Matthew Cooperberg, MD, genitourinary cancer specialist, University of California San Francisco, discusses the efficacy of using an antagonist with hormone therapy in prostate cancer.
Matthew Cooperberg, MD, genitourinary cancer specialist, University of California San Francisco, discusses the efficacy and feasibility of using a GNRH antagonist rather than an agonist as hormonal therapy for men with prostate cancer.
It can be challenging to use the FDA-approved GNRH antagonist degarelix as a treatment of prostate cancer because it involves monthly injections, Cooperberg explains. This has been shown to be a barrier in practice, as patients are less likely to travel great distances on a monthly basis. However, some patients may start with an agonist before being transferred to an antagonist if they did not achieve a castrate level of testosterone.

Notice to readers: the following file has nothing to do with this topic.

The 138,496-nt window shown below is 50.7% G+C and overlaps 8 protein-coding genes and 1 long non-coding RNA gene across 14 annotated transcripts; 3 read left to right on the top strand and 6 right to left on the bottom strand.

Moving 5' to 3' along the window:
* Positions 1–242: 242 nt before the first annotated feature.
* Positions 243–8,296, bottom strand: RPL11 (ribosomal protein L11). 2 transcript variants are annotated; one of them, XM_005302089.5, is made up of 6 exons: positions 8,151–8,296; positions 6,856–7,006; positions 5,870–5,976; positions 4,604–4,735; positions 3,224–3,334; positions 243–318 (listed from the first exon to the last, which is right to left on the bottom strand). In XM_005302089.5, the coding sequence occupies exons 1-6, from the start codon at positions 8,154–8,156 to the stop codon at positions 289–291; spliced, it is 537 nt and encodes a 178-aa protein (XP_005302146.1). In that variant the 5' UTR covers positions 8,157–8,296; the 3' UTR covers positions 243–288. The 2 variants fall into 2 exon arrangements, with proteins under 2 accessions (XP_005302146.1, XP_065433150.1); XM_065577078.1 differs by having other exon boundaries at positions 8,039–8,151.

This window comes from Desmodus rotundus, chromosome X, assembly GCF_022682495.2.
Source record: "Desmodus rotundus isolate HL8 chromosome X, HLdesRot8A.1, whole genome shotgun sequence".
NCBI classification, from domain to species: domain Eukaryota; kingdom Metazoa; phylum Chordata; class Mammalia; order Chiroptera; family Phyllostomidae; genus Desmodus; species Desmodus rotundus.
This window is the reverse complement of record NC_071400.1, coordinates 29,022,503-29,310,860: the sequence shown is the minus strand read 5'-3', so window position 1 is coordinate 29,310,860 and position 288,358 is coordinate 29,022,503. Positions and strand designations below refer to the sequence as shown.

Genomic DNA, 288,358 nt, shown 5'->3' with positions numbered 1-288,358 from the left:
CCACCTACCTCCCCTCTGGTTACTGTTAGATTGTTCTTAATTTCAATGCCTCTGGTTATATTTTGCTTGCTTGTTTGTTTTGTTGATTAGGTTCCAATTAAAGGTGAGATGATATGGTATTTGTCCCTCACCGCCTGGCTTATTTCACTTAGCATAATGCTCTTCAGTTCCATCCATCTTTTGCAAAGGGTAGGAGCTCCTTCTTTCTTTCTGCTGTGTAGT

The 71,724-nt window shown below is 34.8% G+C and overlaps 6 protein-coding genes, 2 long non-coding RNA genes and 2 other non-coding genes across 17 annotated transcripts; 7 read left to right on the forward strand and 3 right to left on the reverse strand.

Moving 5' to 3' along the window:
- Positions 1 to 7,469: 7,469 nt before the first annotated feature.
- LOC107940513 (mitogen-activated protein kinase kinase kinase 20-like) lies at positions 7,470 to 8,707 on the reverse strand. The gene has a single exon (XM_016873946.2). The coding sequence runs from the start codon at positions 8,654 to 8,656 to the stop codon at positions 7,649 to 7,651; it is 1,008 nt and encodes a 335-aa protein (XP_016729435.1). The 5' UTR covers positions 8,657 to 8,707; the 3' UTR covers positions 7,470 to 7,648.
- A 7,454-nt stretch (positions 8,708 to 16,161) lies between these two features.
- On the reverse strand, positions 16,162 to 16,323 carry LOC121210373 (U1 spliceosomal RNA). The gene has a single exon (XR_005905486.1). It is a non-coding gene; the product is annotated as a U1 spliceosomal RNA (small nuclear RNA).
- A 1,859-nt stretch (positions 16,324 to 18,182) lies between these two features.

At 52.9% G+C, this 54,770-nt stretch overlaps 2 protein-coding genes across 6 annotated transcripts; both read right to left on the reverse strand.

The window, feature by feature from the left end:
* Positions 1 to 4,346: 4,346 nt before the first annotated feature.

The relevance of preventing micro-testosterone surges with an antagonist is unclear, Cooperberg suggests. In fact, for most patients starting on a hormonal therapy who have a detectable prostate-specific antigen or limited-burden metastatic disease, Cooperberg questions the significance of testosterone flare. Outside of this item, analyses have suggested that fewer cardiac or metabolic side effefts are seen with an antagonist compared with an agonist, but further studies need to be conducted to validate these findings, Cooperberg suggests.